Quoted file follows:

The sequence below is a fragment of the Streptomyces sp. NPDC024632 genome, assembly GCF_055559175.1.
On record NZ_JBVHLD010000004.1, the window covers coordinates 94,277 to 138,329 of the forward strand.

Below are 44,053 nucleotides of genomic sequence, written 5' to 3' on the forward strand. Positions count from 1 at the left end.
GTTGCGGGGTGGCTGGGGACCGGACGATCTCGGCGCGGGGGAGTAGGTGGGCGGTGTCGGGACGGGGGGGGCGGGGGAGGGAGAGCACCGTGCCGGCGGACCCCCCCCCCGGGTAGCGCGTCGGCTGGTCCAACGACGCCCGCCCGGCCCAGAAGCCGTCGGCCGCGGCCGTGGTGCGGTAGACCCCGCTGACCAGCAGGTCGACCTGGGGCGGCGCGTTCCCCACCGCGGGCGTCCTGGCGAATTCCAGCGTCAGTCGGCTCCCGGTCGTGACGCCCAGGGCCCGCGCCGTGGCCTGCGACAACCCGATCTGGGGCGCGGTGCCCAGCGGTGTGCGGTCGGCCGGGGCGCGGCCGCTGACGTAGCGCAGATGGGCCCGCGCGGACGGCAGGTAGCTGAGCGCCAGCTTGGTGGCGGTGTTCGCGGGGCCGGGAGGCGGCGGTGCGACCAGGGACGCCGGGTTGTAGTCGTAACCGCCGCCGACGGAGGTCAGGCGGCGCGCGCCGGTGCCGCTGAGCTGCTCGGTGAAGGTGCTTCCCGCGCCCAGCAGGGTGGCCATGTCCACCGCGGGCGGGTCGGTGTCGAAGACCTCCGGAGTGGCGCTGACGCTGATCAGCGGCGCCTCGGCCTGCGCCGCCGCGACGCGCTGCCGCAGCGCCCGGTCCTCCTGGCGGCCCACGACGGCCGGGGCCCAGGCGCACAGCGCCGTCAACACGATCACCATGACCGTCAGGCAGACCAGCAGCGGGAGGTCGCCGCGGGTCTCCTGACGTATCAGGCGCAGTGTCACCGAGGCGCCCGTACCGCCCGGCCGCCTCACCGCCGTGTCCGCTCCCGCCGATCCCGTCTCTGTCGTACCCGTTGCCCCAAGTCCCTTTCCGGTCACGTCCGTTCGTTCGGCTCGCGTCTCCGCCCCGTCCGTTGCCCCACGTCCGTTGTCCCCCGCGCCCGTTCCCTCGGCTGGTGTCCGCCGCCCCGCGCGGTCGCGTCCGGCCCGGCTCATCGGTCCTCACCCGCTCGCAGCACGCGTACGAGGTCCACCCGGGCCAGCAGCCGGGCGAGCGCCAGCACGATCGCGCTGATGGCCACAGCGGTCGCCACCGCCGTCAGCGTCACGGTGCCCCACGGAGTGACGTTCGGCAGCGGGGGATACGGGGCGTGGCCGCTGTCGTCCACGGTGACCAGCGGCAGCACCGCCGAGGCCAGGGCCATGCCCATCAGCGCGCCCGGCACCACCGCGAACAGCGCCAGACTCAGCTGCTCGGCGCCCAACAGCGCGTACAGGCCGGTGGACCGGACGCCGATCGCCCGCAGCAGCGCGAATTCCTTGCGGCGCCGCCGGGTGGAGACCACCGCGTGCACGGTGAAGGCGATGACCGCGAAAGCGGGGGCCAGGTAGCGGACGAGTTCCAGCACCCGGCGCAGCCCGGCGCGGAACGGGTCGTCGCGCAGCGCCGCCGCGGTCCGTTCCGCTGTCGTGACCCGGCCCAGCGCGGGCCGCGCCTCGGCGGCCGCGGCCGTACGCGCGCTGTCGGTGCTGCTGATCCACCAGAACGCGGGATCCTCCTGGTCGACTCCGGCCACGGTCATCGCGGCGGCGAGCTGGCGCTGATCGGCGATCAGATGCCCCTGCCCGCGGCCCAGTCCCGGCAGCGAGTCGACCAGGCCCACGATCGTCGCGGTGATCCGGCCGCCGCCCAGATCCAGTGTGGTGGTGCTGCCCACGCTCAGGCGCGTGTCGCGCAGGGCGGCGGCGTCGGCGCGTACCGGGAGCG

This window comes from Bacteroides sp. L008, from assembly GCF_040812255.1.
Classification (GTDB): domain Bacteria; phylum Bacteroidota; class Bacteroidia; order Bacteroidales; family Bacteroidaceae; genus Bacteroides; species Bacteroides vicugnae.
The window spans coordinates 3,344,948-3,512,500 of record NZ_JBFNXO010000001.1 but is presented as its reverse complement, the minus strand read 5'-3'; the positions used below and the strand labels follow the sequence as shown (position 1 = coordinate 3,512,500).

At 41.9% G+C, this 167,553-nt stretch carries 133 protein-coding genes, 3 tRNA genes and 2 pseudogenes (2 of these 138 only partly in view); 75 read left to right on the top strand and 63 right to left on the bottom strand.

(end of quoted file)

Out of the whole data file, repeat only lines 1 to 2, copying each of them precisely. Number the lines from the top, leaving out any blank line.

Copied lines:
The sequence below is a fragment of the Streptomyces sp. NPDC024632 genome, assembly GCF_055559175.1.
On record NZ_JBVHLD010000004.1, the window covers coordinates 94,277 to 138,329 of the forward strand.